Crime

A Killing the Country Forgot

Soft targets, the Long 2002, and the specter of the Next Attack

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Scott Morse & Steve Niles

Ten years ago today, in a theater in the Baltimore suburbs, Mujtaba Rabbani Jabbar stood up as X-Men: The Last Stand was playing and fired four shots into the darkened room. One person, a salesman named Paul Schrum, was killed. The gunman then surrendered his weapon and waited for the police to arrive; six months later, he was convicted of first-degree murder and committed to a state mental hospital.

I remember this story because I wrote about it at the time. Indeed, I think I was the first reporter to find the killer's website, a fact that had less to do with any speed on my part—my article appeared several days after the crime—than with the fact that, as best as I can tell, no one else was looking for it. That seems strange now, when one of the world's first reactions after any event like this is to search for the perp's Facebook page, but in 2006 we hadn't yet entered the age of ubiquitous social media.

That's not the only thing about this story that feels a little alien a decade later. If the murder had happened today, it would have instantly been slotted into two different media narratives: one focused on the fact that it was an apparently random public shooting, the other on the fact that Jabbar was a Muslim. Instead the event made a couple of small splashes in the press, the first right after the crime and the second right after the sentencing, and then it faded away. Some anti-Islamic blogs noted it, but even there it never really became a big part of their storyline.

The slaying would have been received differently a few years earlier too. There was a period between 9/11 and the invasion of Iraq—call it the Long 2002—when Americans expected the Next Attack to come along any day. Warblogs (remember "warblogs"?) were filled with speculations about how that Next Attack would go down. Maybe the terrorists would bomb four schools simultaneously in different parts of the country. Maybe they'd shoot up some malls. I swear I remember a blogger declaring that he had just realized the perfect way for a terror network to hurt us, but he wasn't going to say what it was because he didn't want Al Qaeda to get any ideas from reading his blog. When a pair of snipers named John Allen Muhammad and Lee Boyd Malvo shot a series of people in the D.C. area, National Review's Jim Robbins declared that the assaults must be "part of al Qaeda['s] fall offensive." (They weren't.)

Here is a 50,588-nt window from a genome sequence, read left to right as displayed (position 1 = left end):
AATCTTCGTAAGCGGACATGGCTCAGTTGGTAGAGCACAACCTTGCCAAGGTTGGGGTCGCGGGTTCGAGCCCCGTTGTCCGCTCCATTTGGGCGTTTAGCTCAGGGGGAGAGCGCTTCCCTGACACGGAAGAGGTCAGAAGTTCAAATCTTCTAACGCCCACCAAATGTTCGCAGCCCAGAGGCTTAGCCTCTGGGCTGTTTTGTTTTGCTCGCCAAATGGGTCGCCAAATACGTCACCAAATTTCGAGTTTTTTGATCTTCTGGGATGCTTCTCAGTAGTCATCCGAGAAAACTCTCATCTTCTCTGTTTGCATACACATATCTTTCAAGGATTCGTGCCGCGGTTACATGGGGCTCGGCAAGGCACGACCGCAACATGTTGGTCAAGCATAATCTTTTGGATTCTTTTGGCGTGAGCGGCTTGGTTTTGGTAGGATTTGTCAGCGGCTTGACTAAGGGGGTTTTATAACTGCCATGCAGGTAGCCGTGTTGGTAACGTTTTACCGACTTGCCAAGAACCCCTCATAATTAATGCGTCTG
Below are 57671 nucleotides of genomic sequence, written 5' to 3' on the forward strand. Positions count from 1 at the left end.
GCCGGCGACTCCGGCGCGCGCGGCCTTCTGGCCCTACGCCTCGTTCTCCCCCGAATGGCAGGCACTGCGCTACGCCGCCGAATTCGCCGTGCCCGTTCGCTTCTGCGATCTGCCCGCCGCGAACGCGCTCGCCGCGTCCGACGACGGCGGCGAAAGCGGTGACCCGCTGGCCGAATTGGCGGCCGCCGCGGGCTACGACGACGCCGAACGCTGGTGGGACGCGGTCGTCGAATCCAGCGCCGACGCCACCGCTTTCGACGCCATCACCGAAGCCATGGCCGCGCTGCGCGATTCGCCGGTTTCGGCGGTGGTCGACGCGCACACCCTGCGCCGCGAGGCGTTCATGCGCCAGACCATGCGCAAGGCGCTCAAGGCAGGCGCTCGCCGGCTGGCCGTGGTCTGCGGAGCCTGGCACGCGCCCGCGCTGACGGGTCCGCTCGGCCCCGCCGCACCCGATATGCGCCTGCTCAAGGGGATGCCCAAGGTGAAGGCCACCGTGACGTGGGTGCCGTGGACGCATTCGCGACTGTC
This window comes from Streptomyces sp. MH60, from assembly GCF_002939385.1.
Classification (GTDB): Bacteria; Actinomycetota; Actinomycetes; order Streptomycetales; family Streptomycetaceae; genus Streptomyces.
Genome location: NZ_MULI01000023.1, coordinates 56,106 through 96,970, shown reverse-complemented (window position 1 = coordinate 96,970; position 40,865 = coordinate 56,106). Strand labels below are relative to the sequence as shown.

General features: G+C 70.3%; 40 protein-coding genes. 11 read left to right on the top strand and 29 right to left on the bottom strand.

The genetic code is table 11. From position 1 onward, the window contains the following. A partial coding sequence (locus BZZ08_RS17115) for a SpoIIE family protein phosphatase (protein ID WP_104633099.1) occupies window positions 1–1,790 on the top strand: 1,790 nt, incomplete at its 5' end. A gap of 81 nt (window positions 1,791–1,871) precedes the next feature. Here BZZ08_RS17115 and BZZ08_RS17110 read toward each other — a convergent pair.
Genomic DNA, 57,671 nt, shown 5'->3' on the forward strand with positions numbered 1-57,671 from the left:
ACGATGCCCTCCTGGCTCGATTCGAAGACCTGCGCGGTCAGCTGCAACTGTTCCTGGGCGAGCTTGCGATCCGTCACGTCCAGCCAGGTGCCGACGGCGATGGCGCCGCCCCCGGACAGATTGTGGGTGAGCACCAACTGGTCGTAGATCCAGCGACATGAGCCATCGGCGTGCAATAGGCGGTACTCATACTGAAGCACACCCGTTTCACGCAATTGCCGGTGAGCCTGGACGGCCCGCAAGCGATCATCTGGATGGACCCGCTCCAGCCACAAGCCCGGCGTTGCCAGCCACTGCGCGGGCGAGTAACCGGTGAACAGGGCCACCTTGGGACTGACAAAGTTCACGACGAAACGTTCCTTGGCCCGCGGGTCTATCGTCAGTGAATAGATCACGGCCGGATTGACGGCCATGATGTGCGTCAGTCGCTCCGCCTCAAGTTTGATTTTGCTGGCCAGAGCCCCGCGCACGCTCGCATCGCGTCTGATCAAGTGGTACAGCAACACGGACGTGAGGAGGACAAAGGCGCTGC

I don't recall Robbins saying anything similar after Jabbar shot Schrum. As for me, I wasn't sure if Jabbar's act was political—but if it was some sort of leaderless resistance, I figured it was a sign that the strategy wasn't getting very far. "It would be a particularly pathetic sort of terrorism," I wrote: "a kind that inspires grief but little actual terror."

That was then; this is now. Al Qaeda turned out to be focused on following 9/11 with an assault of a similar scale, not hitting soft targets in the heartland. ISIS, by contrast, has basically told its sympathizers around the world to kill whoever they can for the cause; and with that, it has put Americans back on alert for the Next Attack. "The smallest action you do in the heart of their land," Abu Muhammad al-Adnani declared last month, "is dearer to us than the largest action by us, and more effective and more damaging to them." If a killer pledges allegiance to the Islamic State, ISIS sees that as sufficient reason to claim responsibility for his assault, even if he never had any contact with the group and even if—as appears to be the case with the man who murdered 49 people in Orlando last weekend—his grasp of the ISIS ideology seems rather weak. It's entirely possible that Omar Mateen would have gone on a rampage without ISIS in the picture, but if nothing else the group gave him a name to glom on to. The Islamic State's hold on its own territory may be slipping, but when it comes to decentralized terror, its brand is the biggest in town.

Well, here's to the memory of Paul Schrum, a man who deserved a better end. For more on the crime that killed him, you can read my old story about the murder here.